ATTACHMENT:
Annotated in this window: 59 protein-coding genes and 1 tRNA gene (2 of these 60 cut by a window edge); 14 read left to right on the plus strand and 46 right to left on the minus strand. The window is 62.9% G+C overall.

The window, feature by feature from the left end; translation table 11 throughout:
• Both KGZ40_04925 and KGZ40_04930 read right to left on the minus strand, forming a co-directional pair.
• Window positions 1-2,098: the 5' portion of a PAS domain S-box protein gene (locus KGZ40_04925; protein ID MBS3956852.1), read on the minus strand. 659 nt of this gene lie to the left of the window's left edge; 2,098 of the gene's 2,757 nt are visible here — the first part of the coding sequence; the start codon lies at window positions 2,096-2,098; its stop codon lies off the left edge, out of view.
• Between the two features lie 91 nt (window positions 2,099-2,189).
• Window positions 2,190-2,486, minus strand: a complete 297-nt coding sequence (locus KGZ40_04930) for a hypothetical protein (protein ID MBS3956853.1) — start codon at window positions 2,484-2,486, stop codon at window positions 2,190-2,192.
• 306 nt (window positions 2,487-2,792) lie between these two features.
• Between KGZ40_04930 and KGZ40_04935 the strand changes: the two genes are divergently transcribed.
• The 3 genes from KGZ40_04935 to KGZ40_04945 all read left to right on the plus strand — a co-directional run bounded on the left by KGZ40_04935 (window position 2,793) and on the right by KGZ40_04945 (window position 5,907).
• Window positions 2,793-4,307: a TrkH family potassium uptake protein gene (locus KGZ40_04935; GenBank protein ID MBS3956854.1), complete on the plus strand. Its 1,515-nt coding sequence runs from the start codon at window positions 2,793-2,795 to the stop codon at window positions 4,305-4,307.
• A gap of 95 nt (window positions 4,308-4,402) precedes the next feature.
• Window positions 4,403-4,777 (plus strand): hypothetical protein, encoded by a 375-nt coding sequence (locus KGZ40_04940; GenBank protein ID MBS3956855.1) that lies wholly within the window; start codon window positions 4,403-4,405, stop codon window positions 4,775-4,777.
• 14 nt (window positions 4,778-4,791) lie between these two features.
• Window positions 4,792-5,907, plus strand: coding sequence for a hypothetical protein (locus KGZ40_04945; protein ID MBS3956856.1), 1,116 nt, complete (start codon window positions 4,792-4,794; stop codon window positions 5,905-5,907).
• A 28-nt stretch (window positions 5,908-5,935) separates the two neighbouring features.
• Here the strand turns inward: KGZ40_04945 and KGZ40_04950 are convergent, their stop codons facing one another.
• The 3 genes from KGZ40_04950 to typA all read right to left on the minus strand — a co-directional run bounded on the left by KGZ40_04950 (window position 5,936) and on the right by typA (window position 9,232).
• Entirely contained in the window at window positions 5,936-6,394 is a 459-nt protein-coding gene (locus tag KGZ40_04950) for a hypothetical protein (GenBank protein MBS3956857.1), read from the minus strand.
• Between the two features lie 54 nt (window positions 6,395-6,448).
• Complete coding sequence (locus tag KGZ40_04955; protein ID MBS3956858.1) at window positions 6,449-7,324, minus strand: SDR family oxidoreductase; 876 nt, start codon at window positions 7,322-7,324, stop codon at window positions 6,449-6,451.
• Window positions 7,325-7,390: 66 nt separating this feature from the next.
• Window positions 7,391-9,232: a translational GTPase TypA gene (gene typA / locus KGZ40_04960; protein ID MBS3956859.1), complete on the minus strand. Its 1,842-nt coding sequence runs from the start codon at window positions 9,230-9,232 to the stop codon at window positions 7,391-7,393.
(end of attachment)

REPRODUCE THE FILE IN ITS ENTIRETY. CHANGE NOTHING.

Annotated in this window: 59 protein-coding genes and 1 tRNA gene (2 of these 60 cut by a window edge); 14 read left to right on the plus strand and 46 right to left on the minus strand. The window is 62.9% G+C overall.

The window, feature by feature from the left end; translation table 11 throughout:
• Both KGZ40_04925 and KGZ40_04930 read right to left on the minus strand, forming a co-directional pair.
• Window positions 1-2,098: the 5' portion of a PAS domain S-box protein gene (locus KGZ40_04925; protein ID MBS3956852.1), read on the minus strand. 659 nt of this gene lie to the left of the window's left edge; 2,098 of the gene's 2,757 nt are visible here — the first part of the coding sequence; the start codon lies at window positions 2,096-2,098; its stop codon lies off the left edge, out of view.
• Between the two features lie 91 nt (window positions 2,099-2,189).
• Window positions 2,190-2,486, minus strand: a complete 297-nt coding sequence (locus KGZ40_04930) for a hypothetical protein (protein ID MBS3956853.1) — start codon at window positions 2,484-2,486, stop codon at window positions 2,190-2,192.
• 306 nt (window positions 2,487-2,792) lie between these two features.
• Between KGZ40_04930 and KGZ40_04935 the strand changes: the two genes are divergently transcribed.
• The 3 genes from KGZ40_04935 to KGZ40_04945 all read left to right on the plus strand — a co-directional run bounded on the left by KGZ40_04935 (window position 2,793) and on the right by KGZ40_04945 (window position 5,907).
• Window positions 2,793-4,307: a TrkH family potassium uptake protein gene (locus KGZ40_04935; GenBank protein ID MBS3956854.1), complete on the plus strand. Its 1,515-nt coding sequence runs from the start codon at window positions 2,793-2,795 to the stop codon at window positions 4,305-4,307.
• A gap of 95 nt (window positions 4,308-4,402) precedes the next feature.
• Window positions 4,403-4,777 (plus strand): hypothetical protein, encoded by a 375-nt coding sequence (locus KGZ40_04940; GenBank protein ID MBS3956855.1) that lies wholly within the window; start codon window positions 4,403-4,405, stop codon window positions 4,775-4,777.
• 14 nt (window positions 4,778-4,791) lie between these two features.
• Window positions 4,792-5,907, plus strand: coding sequence for a hypothetical protein (locus KGZ40_04945; protein ID MBS3956856.1), 1,116 nt, complete (start codon window positions 4,792-4,794; stop codon window positions 5,905-5,907).
• A 28-nt stretch (window positions 5,908-5,935) separates the two neighbouring features.
• Here the strand turns inward: KGZ40_04945 and KGZ40_04950 are convergent, their stop codons facing one another.
• The 3 genes from KGZ40_04950 to typA all read right to left on the minus strand — a co-directional run bounded on the left by KGZ40_04950 (window position 5,936) and on the right by typA (window position 9,232).
• Entirely contained in the window at window positions 5,936-6,394 is a 459-nt protein-coding gene (locus tag KGZ40_04950) for a hypothetical protein (GenBank protein MBS3956857.1), read from the minus strand.
• Between the two features lie 54 nt (window positions 6,395-6,448).
• Complete coding sequence (locus tag KGZ40_04955; protein ID MBS3956858.1) at window positions 6,449-7,324, minus strand: SDR family oxidoreductase; 876 nt, start codon at window positions 7,322-7,324, stop codon at window positions 6,449-6,451.
• Window positions 7,325-7,390: 66 nt separating this feature from the next.
• Window positions 7,391-9,232: a translational GTPase TypA gene (gene typA / locus KGZ40_04960; protein ID MBS3956859.1), complete on the minus strand. Its 1,842-nt coding sequence runs from the start codon at window positions 9,230-9,232 to the stop codon at window positions 7,391-7,393.